Understanding the effect of residual stresses and deformation on the fatigue behavior of permanent fasteners

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dc.contributor Su, Xuming
dc.contributor Brewer, Luke N.
dc.contributor Allison, Paul Galon
dc.contributor Barkey, Mark E.
dc.contributor.advisor Jordon, J. Brian
dc.contributor.author Carvalho de Moraes, Joao Felipe
dc.date.accessioned 2017-03-02T19:55:08Z
dc.date.available 2017-03-02T19:55:08Z
dc.date.issued 2016
dc.identifier.other u0015_0000001_0002520
dc.identifier.other CarvalhodeMoraes_alatus_0004D_12958
dc.identifier.uri https://ir.ua.edu/handle/123456789/2793
dc.description Electronic Thesis or Dissertation
dc.description.abstract In this work, the complex relationship between deformation history and mechanical performance of self-pierce riveted (SPR) joints is elucidated. This study focuses on understanding how the material deformation that occurs during the riveting process impacts the quasi-static and fatigue behavior of the joint. Experimental results show that fatigue crack initiation in SPR joints can occur away from the rivet. Numerical simulations predicted the deformation of the riveted aluminum-alloy joint, revealing a strong correlation between residual contact pressure due to the riveting process and fretting induced fatigue crack initiation. Furthermore, the number of cycles to failure was calculated by applying linear elastic fracture mechanics approach, which correlated to the experimental fatigue results and further supported the hypothesis that the deformation induced by the riveting process altered the failure mode under high cycle fatigue. Since residual contact stresses were evaluated and correlated to fretting, a more in-depth analysis was performed. To aid in understanding the role of deformation in the riveting process, residual stresses originating from elastic strains within a magnesium-to-aluminum SPR joint were evaluated using neutron diffraction and X-Ray diffraction (XRD) measurements. Furthermore, micro hardness mapping was performed in order to quantify the plastic deformation on a cross-section of the SPR joint. The experimental characterization of the stress and strain state of the SPR joint were then compared to finite element simulations showing good agreement. After validation, the macro lap-shear mechanical response of the SPR joint was simulated and compared with experimental results. In particular, SPR simulations were carried out in order to assess the effect of including the residual stresses and plastic strains in the modeling approach. The simulation results reveal that the inclusion of plastic strains is the main driving force for strength and joint stiffness under quasi-static lap-shear loading, while the residual stresses have a negligible effect. Also, the role of residual stresses and plastic strains was investigated on cyclic loading. Results show that including the deformation history captured in the process simulation changes the prediction of the location of crack initiation, resulting in an estimated number of cycles to failure that differs by a factor of two in the high cycle regime.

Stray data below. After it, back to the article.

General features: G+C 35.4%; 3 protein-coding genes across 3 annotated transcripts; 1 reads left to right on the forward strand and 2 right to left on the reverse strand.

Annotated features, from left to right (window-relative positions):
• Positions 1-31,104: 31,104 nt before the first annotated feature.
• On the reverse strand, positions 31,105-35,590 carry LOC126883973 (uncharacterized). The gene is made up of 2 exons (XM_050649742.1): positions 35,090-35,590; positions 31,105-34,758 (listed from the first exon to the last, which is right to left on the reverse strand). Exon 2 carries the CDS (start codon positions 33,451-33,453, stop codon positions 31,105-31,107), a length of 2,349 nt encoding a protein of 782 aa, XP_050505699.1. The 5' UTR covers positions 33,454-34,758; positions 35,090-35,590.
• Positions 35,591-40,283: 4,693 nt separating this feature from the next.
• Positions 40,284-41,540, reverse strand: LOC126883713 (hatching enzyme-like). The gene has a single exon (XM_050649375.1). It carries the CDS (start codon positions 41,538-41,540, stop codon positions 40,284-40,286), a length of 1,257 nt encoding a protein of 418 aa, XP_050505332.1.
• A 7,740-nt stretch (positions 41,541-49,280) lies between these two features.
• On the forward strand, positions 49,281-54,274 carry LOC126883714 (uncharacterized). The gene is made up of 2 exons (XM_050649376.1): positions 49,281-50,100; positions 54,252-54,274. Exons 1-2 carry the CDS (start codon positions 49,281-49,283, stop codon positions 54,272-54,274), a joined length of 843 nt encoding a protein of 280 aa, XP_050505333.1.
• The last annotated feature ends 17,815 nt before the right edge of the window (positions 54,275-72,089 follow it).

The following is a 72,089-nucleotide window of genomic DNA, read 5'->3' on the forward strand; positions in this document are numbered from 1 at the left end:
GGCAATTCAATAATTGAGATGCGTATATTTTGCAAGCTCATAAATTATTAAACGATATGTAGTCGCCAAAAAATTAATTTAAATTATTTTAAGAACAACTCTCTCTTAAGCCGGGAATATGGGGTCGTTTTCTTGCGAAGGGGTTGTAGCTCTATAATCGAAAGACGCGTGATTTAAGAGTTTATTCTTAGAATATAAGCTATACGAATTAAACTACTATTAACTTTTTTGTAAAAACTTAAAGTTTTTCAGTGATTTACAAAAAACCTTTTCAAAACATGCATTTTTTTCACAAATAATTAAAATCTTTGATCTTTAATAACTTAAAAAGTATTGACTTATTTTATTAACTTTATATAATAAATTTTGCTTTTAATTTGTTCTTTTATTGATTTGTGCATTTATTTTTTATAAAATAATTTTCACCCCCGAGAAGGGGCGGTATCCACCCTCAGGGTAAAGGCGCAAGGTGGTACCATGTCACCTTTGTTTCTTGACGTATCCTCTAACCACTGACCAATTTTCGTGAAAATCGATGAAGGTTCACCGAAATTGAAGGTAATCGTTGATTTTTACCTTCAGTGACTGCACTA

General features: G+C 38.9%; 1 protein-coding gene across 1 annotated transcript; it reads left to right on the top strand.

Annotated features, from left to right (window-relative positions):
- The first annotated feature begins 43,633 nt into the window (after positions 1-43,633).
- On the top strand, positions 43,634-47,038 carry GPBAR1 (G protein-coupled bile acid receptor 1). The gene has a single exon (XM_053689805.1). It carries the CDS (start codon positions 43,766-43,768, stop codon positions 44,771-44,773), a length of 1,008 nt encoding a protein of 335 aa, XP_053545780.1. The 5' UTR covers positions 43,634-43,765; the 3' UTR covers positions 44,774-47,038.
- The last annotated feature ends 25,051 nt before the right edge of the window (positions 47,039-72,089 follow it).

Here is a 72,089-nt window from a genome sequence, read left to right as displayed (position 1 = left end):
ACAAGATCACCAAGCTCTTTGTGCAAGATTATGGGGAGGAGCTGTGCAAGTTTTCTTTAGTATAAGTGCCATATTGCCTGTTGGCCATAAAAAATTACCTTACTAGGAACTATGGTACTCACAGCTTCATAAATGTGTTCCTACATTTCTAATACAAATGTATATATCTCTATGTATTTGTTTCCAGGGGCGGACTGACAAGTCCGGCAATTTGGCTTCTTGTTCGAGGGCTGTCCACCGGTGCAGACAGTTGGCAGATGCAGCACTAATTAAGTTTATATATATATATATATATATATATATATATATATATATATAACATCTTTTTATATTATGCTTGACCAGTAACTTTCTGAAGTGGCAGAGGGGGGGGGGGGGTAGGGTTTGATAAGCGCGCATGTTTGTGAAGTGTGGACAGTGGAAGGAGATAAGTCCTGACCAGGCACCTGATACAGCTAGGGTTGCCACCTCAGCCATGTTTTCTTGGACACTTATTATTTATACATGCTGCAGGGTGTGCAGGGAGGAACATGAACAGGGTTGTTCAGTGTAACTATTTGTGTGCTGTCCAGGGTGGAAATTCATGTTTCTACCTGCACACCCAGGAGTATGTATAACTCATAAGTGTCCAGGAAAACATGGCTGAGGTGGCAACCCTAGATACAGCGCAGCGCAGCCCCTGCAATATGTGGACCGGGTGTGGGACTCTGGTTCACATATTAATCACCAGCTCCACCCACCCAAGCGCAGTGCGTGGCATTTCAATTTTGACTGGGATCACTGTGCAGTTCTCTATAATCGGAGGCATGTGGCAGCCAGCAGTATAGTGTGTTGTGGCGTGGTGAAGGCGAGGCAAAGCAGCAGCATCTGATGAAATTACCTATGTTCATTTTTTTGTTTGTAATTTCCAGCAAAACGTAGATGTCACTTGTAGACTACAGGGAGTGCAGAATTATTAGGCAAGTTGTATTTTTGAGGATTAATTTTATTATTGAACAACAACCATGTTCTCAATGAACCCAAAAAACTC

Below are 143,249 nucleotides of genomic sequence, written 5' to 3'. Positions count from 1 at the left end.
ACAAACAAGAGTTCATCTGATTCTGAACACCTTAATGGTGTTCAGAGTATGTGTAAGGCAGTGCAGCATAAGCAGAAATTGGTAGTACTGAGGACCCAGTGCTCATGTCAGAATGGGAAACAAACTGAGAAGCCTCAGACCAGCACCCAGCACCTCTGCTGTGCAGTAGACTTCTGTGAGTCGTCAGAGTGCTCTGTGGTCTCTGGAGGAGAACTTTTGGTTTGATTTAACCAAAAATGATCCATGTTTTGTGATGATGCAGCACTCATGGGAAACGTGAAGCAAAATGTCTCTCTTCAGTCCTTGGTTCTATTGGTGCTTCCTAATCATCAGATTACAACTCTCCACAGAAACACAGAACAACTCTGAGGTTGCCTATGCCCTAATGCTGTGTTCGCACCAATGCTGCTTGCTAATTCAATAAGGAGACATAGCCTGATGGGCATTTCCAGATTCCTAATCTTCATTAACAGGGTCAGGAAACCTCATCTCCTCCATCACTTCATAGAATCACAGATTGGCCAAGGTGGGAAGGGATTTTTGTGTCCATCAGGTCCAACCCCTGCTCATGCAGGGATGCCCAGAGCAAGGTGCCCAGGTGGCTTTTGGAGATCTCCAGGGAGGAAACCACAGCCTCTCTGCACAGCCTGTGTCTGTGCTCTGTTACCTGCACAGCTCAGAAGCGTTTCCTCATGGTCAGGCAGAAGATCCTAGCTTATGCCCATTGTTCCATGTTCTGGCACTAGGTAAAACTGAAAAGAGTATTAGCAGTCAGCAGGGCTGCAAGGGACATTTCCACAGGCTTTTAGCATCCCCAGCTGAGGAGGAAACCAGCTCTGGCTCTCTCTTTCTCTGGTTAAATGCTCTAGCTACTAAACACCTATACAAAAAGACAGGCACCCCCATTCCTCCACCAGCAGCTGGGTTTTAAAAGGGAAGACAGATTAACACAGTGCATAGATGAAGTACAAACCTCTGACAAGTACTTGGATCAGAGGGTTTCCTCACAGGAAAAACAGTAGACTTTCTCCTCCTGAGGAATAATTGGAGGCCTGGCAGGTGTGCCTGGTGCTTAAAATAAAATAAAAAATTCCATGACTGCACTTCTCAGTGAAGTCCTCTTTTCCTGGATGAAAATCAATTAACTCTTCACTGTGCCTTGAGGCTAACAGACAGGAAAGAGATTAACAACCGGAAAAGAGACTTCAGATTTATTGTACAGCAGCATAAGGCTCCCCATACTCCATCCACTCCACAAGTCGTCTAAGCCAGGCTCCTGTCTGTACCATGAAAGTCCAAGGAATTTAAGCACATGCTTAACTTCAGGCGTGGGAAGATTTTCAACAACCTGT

dc.format.extent 118 p.
dc.format.medium electronic
dc.format.mimetype application/pdf
dc.language English
dc.language.iso en_US
dc.publisher University of Alabama Libraries
dc.relation.ispartof The University of Alabama Electronic Theses and Dissertations
dc.relation.ispartof The University of Alabama Libraries Digital Collections
dc.relation.hasversion born digital
dc.rights All rights reserved by the author unless otherwise indicated.
dc.subject.other Mechanical engineering
dc.title Understanding the effect of residual stresses and deformation on the fatigue behavior of permanent fasteners
dc.type thesis
dc.type text
etdms.degree.department University of Alabama. Dept. of Mechanical Engineering
etdms.degree.discipline Mechanical Engineering
etdms.degree.grantor The University of Alabama
etdms.degree.level doctoral
etdms.degree.name Ph.D.

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